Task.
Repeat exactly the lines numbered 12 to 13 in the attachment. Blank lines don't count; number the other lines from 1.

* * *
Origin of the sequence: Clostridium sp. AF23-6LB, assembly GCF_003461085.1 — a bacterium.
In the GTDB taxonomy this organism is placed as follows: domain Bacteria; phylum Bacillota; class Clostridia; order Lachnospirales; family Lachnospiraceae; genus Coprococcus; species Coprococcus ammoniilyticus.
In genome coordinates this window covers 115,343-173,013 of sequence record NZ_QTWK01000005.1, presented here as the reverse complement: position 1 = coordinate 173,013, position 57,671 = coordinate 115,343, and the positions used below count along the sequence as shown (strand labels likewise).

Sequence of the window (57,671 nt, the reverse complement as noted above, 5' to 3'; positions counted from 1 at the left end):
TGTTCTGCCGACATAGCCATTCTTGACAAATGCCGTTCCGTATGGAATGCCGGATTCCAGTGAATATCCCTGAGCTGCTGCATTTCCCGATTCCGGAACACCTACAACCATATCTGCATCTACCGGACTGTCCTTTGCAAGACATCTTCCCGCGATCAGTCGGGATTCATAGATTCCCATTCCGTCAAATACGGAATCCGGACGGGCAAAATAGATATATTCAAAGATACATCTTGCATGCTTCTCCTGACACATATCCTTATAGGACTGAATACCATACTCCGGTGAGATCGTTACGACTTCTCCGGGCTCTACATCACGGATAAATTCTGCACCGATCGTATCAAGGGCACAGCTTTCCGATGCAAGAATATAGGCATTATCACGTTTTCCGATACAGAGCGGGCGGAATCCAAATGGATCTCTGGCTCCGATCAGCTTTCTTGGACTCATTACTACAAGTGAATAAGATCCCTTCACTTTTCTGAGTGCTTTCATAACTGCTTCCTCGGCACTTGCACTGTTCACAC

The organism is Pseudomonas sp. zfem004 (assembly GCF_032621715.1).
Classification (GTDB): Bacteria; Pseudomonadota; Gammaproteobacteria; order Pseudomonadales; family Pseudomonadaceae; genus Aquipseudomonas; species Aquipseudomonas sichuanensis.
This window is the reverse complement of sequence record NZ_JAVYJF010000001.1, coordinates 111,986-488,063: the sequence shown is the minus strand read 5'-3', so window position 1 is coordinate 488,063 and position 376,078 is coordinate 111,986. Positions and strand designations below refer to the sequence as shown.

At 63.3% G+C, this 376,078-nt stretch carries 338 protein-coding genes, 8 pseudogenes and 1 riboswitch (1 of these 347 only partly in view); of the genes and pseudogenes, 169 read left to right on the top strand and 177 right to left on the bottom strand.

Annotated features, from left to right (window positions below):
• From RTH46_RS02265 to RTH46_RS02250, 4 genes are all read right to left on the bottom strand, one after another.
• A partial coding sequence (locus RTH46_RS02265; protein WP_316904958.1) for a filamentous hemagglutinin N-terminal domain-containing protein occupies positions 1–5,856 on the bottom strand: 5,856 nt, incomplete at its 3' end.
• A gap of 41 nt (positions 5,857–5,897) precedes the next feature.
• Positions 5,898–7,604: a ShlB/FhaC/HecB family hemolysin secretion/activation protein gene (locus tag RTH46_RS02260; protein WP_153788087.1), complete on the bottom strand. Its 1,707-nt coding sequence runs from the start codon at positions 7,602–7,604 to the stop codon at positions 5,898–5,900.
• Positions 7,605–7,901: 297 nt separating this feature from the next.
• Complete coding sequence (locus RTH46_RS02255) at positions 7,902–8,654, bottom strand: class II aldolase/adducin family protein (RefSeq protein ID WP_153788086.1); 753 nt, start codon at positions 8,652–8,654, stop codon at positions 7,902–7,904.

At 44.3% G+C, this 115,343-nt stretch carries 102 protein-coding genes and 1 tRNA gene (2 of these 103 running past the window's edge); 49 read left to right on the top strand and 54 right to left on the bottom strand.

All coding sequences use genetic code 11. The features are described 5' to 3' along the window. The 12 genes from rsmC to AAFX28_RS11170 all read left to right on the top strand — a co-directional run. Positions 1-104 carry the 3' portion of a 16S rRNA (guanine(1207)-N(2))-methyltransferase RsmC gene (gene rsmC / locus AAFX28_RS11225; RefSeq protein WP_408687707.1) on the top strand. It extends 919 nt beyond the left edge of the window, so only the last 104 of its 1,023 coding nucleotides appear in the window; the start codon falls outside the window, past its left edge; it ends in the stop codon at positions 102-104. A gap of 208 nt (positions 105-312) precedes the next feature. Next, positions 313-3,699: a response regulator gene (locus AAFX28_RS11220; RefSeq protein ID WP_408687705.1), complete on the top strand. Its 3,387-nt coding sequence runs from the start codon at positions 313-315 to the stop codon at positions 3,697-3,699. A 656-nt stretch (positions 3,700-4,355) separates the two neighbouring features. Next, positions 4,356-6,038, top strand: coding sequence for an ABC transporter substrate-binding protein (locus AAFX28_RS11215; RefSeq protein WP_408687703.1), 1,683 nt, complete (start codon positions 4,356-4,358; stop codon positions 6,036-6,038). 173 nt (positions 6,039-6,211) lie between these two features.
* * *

• A partial coding sequence (locus RTH46_RS02265; protein WP_316904958.1) for a filamentous hemagglutinin N-terminal domain-containing protein occupies positions 1–5,856 on the bottom strand: 5,856 nt, incomplete at its 3' end.
• A gap of 41 nt (positions 5,857–5,897) precedes the next feature.